When choosing a charging station, make sure that the manufacturer is approved by car manufacturers and that its wallbox is compatible with your car model. Leading charging station manufacturers regularly update their software and ensure service and spare parts supplies for years. Other important points for your choice:
As soon as you connect your e-car to a charging station or wallbox with a charging cable, the two sides exchange information and automatically recognise which power the charging cable is designed for. When the charger in the car is ready to charge, the charging station releases the charging current. If necessary, the charger throttles the power to the maximum capacity of the charging cable. Up to a certain voltage level, the car draws as much power as possible evenly, then the charger gradually reduces the power until the battery is full. Now no more current flows.
Simpler e-charging stations are available from 600 to 700 Swiss francs. If you want more than a basic model, the price will rise, depending on equipment variants and additional functions. However, you should rather leave the installation to professionals, i.e. a qualified electrician. His effort depends mainly on the situation on site, among other things:
E-charging stations need their own circuit, which is protected with a circuit breaker and residual current device (RCD). Charging stations with an integrated RCD reduce installation costs.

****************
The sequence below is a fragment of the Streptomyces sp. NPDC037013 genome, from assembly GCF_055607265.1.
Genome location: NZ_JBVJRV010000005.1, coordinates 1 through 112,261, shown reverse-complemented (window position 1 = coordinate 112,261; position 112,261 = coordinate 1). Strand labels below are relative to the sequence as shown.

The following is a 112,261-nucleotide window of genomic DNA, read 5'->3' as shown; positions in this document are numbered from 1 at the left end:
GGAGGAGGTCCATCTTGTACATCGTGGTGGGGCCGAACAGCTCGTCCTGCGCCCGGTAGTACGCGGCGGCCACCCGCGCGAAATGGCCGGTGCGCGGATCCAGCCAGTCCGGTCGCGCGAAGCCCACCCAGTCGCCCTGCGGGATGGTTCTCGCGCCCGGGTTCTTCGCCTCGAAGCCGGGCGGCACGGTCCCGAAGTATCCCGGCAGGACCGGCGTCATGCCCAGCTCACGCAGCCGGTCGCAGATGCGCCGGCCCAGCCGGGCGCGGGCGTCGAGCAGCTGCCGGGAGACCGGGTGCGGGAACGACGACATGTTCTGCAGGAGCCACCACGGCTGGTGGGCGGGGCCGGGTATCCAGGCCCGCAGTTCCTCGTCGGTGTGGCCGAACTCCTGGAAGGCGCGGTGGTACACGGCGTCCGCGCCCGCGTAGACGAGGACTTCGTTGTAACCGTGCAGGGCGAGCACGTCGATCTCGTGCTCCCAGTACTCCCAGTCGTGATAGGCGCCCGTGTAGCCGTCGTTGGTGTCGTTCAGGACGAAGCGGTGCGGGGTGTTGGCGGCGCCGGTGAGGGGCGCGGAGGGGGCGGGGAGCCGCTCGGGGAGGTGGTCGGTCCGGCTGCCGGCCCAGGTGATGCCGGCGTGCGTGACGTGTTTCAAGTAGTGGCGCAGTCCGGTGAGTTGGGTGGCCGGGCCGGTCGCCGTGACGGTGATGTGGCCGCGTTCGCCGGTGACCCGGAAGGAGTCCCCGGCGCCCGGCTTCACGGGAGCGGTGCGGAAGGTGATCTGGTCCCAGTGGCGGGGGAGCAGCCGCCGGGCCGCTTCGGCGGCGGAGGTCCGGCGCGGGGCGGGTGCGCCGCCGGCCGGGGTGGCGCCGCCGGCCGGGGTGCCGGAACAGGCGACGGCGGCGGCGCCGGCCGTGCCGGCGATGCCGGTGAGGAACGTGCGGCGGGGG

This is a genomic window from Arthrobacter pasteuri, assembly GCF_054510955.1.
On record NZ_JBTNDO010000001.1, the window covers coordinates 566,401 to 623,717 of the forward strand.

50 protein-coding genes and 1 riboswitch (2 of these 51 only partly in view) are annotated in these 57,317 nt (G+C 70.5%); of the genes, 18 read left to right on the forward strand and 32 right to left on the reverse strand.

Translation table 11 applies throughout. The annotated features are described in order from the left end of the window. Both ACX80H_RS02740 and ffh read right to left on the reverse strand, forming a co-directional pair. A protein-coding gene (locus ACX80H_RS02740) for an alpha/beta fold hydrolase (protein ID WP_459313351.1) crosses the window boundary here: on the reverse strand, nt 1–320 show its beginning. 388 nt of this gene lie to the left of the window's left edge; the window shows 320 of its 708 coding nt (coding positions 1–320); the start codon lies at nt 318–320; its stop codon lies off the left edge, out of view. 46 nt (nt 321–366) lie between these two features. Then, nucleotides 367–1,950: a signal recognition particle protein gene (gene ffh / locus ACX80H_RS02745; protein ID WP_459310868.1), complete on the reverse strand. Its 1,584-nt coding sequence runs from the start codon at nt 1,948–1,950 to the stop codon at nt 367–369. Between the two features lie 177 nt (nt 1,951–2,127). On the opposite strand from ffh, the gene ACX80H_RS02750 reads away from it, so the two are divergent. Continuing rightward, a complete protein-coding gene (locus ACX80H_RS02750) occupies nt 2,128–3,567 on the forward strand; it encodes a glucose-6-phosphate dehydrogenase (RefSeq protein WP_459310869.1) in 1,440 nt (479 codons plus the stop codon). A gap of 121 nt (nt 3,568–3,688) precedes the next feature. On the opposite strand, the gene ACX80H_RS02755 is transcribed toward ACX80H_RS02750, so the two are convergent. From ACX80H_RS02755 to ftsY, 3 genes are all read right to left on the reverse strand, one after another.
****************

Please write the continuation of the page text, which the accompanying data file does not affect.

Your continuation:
Set the installation for 22 kW if you have cables laid, even if that is too much at the moment. Then you won't need a new cable when you buy a car with faster charging power.
Many cantons and municipalities promote e-mobility in Switzerland. For example, with a financial subsidy for the purchase of an e-car or a tax bonus on the cantonal motor vehicle tax. Private e-charging stations are promoted in different ways. The city of Zurich, for example, pays up to 60 per cent of the installation costs or a maximum of 150 francs per kilowatt of power (lower value) for private charging infrastructures. You can find an overview of all funding programmes at www.energiefranken.ch: Enter your municipality (or postcode) in the search field, move the slider from "Buildings" to "Mobility" and search for funding programmes in the "Charging infrastructure" paragraph.
As a condominium owner, you need the consent of the co-owners for a wallbox in the shared underground car park. If the installation is only considered useful, you need the majority of votes and value quotas, if the installation is considered necessary, the majority of votes is sufficient. It is important that you clarify in advance for how many charging stations the reserve of the house connection power is sufficient and whether it could be expanded (later). If several cars are being charged at the same time, it makes sense to have an intelligent charging station that measures and optimises the load on the electricity grid. If several floor owners share a wallbox, access can be easily controlled with an RFID card and consumption can be correctly billed.